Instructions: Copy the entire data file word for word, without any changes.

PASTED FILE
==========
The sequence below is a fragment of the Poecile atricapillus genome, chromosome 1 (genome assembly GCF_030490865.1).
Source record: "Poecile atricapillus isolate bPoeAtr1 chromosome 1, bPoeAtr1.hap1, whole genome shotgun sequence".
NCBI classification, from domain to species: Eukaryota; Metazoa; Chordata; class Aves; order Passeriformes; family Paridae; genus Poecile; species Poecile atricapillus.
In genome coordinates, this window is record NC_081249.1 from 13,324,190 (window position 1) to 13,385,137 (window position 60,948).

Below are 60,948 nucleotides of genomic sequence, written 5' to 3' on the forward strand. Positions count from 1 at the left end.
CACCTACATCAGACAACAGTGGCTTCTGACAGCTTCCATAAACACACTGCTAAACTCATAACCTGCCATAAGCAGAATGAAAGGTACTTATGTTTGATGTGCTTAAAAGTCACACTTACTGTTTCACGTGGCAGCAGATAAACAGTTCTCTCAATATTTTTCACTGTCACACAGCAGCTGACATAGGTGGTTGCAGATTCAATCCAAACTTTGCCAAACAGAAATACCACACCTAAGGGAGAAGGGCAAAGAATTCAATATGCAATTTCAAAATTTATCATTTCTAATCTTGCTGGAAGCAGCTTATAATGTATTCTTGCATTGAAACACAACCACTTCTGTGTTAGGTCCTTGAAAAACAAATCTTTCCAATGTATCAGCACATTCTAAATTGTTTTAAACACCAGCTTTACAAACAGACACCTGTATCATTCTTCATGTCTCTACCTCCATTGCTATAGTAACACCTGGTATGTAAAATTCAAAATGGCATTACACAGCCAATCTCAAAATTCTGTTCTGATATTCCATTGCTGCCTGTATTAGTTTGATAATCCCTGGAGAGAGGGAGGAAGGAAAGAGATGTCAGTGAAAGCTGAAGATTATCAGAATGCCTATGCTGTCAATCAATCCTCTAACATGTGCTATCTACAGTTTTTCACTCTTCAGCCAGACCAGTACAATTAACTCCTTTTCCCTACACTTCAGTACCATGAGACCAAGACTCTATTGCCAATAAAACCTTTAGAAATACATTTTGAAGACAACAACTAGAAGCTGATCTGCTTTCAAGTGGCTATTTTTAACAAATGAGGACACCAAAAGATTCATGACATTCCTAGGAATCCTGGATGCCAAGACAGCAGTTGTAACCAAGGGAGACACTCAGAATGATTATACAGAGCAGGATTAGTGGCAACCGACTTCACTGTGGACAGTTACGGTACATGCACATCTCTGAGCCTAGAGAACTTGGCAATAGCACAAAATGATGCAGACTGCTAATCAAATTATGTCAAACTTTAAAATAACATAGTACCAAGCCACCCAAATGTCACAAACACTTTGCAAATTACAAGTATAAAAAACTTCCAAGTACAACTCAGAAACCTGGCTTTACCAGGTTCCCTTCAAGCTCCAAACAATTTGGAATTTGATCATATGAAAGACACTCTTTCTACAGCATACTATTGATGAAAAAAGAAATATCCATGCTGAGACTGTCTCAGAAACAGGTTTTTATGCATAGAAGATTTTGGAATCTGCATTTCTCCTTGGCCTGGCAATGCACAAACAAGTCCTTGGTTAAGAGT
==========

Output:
The sequence below is a fragment of the Poecile atricapillus genome, chromosome 1 (genome assembly GCF_030490865.1).
Source record: "Poecile atricapillus isolate bPoeAtr1 chromosome 1, bPoeAtr1.hap1, whole genome shotgun sequence".
NCBI classification, from domain to species: Eukaryota; Metazoa; Chordata; class Aves; order Passeriformes; family Paridae; genus Poecile; species Poecile atricapillus.
In genome coordinates, this window is record NC_081249.1 from 13,324,190 (window position 1) to 13,385,137 (window position 60,948).

Below are 60,948 nucleotides of genomic sequence, written 5' to 3' on the forward strand. Positions count from 1 at the left end.
CACCTACATCAGACAACAGTGGCTTCTGACAGCTTCCATAAACACACTGCTAAACTCATAACCTGCCATAAGCAGAATGAAAGGTACTTATGTTTGATGTGCTTAAAAGTCACACTTACTGTTTCACGTGGCAGCAGATAAACAGTTCTCTCAATATTTTTCACTGTCACACAGCAGCTGACATAGGTGGTTGCAGATTCAATCCAAACTTTGCCAAACAGAAATACCACACCTAAGGGAGAAGGGCAAAGAATTCAATATGCAATTTCAAAATTTATCATTTCTAATCTTGCTGGAAGCAGCTTATAATGTATTCTTGCATTGAAACACAACCACTTCTGTGTTAGGTCCTTGAAAAACAAATCTTTCCAATGTATCAGCACATTCTAAATTGTTTTAAACACCAGCTTTACAAACAGACACCTGTATCATTCTTCATGTCTCTACCTCCATTGCTATAGTAACACCTGGTATGTAAAATTCAAAATGGCATTACACAGCCAATCTCAAAATTCTGTTCTGATATTCCATTGCTGCCTGTATTAGTTTGATAATCCCTGGAGAGAGGGAGGAAGGAAAGAGATGTCAGTGAAAGCTGAAGATTATCAGAATGCCTATGCTGTCAATCAATCCTCTAACATGTGCTATCTACAGTTTTTCACTCTTCAGCCAGACCAGTACAATTAACTCCTTTTCCCTACACTTCAGTACCATGAGACCAAGACTCTATTGCCAATAAAACCTTTAGAAATACATTTTGAAGACAACAACTAGAAGCTGATCTGCTTTCAAGTGGCTATTTTTAACAAATGAGGACACCAAAAGATTCATGACATTCCTAGGAATCCTGGATGCCAAGACAGCAGTTGTAACCAAGGGAGACACTCAGAATGATTATACAGAGCAGGATTAGTGGCAACCGACTTCACTGTGGACAGTTACGGTACATGCACATCTCTGAGCCTAGAGAACTTGGCAATAGCACAAAATGATGCAGACTGCTAATCAAATTATGTCAAACTTTAAAATAACATAGTACCAAGCCACCCAAATGTCACAAACACTTTGCAAATTACAAGTATAAAAAACTTCCAAGTACAACTCAGAAACCTGGCTTTACCAGGTTCCCTTCAAGCTCCAAACAATTTGGAATTTGATCATATGAAAGACACTCTTTCTACAGCATACTATTGATGAAAAAAGAAATATCCATGCTGAGACTGTCTCAGAAACAGGTTTTTATGCATAGAAGATTTTGGAATCTGCATTTCTCCTTGGCCTGGCAATGCACAAACAAGTCCTTGGTTAAGAGT